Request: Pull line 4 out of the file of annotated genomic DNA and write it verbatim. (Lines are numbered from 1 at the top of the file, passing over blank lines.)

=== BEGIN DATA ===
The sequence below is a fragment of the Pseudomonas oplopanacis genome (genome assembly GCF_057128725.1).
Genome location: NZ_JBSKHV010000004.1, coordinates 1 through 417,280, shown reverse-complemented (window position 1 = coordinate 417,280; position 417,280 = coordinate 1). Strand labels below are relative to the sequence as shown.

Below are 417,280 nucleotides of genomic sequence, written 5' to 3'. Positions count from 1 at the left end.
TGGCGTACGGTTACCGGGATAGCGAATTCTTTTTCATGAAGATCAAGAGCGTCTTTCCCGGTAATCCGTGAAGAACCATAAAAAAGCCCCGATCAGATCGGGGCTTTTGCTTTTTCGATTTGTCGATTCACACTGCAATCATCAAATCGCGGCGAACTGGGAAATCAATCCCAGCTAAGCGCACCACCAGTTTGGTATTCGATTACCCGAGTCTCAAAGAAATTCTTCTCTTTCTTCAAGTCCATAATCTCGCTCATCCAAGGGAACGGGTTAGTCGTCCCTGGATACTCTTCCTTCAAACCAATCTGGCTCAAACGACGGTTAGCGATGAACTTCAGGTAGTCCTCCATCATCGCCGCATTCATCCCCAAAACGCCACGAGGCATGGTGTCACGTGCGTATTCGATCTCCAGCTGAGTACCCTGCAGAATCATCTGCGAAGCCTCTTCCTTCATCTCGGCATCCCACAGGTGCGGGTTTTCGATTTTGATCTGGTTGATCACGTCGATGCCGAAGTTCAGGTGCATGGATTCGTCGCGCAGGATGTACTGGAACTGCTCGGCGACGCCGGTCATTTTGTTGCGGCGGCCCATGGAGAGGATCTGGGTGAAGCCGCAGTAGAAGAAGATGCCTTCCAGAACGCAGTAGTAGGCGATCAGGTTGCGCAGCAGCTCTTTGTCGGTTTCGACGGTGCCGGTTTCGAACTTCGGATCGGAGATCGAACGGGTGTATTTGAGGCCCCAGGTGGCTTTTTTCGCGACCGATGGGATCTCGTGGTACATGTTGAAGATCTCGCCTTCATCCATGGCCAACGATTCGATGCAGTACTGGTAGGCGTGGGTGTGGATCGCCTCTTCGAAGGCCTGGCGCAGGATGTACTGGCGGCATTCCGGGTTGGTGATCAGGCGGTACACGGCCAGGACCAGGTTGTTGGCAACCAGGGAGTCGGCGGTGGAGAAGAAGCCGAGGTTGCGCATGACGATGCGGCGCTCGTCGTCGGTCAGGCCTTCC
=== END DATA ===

TGGCGTACGGTTACCGGGATAGCGAATTCTTTTTCATGAAGATCAAGAGCGTCTTTCCCGGTAATCCGTGAAGAACCATAAAAAAGCCCCGATCAGATCGGGGCTTTTGCTTTTTCGATTTGTCGATTCACACTGCAATCATCAAATCGCGGCGAACTGGGAAATCAATCCCAGCTAAGCGCACCACCAGTTTGGTATTCGATTACCCGAGTCTCAAAGAAATTCTTCTCTTTCTTCAAGTCCATAATCTCGCTCATCCAAGGGAACGGGTTAGTCGTCCCTGGATACTCTTCCTTCAAACCAATCTGGCTCAAACGACGGTTAGCGATGAACTTCAGGTAGTCCTCCATCATCGCCGCATTCATCCCCAAAACGCCACGAGGCATGGTGTCACGTGCGTATTCGATCTCCAGCTGAGTACCCTGCAGAATCATCTGCGAAGCCTCTTCCTTCATCTCGGCATCCCACAGGTGCGGGTTTTCGATTTTGATCTGGTTGATCACGTCGATGCCGAAGTTCAGGTGCATGGATTCGTCGCGCAGGATGTACTGGAACTGCTCGGCGACGCCGGTCATTTTGTTGCGGCGGCCCATGGAGAGGATCTGGGTGAAGCCGCAGTAGAAGAAGATGCCTTCCAGAACGCAGTAGTAGGCGATCAGGTTGCGCAGCAGCTCTTTGTCGGTTTCGACGGTGCCGGTTTCGAACTTCGGATCGGAGATCGAACGGGTGTATTTGAGGCCCCAGGTGGCTTTTTTCGCGACCGATGGGATCTCGTGGTACATGTTGAAGATCTCGCCTTCATCCATGGCCAACGATTCGATGCAGTACTGGTAGGCGTGGGTGTGGATCGCCTCTTCGAAGGCCTGGCGCAGGATGTACTGGCGGCATTCCGGGTTGGTGATCAGGCGGTACACGGCCAGGACCAGGTTGTTGGCAACCAGGGAGTCGGCGGTGGAGAAGAAGCCGAGGTTGCGCATGACGATGCGGCGCTCGTCGTCGGTCAGGCCTTCC